If you walk around the Capitol when Congress is in session, you'll see about a dozen Chevrolet Suburbans — and one or two Fords — parked just outside the doors to each chamber, waiting for members of the leadership to exit for the day. The same vehicles make up much of President Obama's motorcade and were popular in the George W. Bush administration as well.
The popularity of the Suburbans as a mode of transport and security is oddly unexplained on the Hill. But the truly unusual thing about the decision to entrust the safety of many of the nation's leaders to these particular cars is that General Motors, which owns Chevrolet, is under congressional investigation over sometimes-fatal safety flaws.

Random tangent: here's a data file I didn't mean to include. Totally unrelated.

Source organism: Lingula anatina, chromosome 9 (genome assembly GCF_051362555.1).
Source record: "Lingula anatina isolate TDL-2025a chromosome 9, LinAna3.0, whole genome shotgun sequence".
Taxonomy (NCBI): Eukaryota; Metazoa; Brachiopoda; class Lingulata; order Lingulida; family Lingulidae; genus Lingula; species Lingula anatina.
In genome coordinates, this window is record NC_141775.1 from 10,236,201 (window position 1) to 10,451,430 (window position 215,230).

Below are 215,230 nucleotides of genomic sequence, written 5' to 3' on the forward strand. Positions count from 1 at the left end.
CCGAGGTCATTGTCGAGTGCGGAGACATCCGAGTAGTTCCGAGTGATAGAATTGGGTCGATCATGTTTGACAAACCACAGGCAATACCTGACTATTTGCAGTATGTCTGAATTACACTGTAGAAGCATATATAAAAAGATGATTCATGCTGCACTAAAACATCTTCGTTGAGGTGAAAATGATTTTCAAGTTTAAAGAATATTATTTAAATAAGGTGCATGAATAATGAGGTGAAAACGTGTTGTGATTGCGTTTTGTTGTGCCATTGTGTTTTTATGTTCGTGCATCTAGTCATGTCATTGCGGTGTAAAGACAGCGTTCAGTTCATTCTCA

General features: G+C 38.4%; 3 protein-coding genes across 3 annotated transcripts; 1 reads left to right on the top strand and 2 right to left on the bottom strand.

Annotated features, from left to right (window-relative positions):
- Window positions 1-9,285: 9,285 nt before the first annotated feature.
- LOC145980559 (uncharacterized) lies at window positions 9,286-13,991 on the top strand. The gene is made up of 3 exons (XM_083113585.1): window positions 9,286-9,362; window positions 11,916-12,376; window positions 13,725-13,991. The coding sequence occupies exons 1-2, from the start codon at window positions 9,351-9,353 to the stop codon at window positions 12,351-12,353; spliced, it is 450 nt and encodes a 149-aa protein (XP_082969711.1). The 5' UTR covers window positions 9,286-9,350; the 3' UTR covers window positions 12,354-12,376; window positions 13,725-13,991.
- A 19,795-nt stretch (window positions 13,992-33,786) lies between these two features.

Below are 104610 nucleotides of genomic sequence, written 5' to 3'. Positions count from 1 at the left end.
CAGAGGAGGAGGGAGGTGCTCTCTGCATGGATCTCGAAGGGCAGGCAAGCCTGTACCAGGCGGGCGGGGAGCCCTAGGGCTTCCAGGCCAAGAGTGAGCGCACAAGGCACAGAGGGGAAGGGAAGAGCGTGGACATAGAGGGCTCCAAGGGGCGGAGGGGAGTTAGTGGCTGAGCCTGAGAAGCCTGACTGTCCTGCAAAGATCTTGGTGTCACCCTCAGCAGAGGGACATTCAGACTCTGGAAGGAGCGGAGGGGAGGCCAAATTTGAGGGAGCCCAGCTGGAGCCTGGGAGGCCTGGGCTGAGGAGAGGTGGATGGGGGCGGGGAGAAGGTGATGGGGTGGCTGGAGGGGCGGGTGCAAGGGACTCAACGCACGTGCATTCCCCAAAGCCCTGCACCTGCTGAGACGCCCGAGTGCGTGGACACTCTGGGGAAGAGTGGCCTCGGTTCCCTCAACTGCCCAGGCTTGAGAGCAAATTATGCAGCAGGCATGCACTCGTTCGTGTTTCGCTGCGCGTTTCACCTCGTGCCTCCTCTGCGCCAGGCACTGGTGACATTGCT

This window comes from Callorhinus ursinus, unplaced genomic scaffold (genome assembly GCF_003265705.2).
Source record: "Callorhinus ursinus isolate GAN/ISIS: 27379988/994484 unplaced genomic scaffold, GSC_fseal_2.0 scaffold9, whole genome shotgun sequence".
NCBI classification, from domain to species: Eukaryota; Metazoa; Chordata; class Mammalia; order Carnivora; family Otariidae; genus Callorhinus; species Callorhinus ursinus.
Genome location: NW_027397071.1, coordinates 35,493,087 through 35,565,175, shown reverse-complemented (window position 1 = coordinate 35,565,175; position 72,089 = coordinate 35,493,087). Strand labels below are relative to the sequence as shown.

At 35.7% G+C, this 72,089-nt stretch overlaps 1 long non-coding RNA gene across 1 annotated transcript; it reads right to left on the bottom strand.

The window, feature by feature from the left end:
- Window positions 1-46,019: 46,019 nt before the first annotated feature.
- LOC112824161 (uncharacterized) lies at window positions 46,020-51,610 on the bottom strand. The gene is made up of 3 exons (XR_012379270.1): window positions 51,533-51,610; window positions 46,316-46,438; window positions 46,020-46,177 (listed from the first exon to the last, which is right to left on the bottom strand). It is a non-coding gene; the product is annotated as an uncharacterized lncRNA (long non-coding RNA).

Members of the House's Energy and Commerce Committee will hold another hearing with GM executives on Wednesday morning over the company's recall of more than 17 million vehicles nationwide this year. And if it's anything like the last hearing in April, it will be contentious.
The decision to haul congressional leaders and presidents around in GM cars is a difficult one to explain, as it appears that no one on Capitol Hill is aware — or, perhaps, willing to discuss — just who made that choice.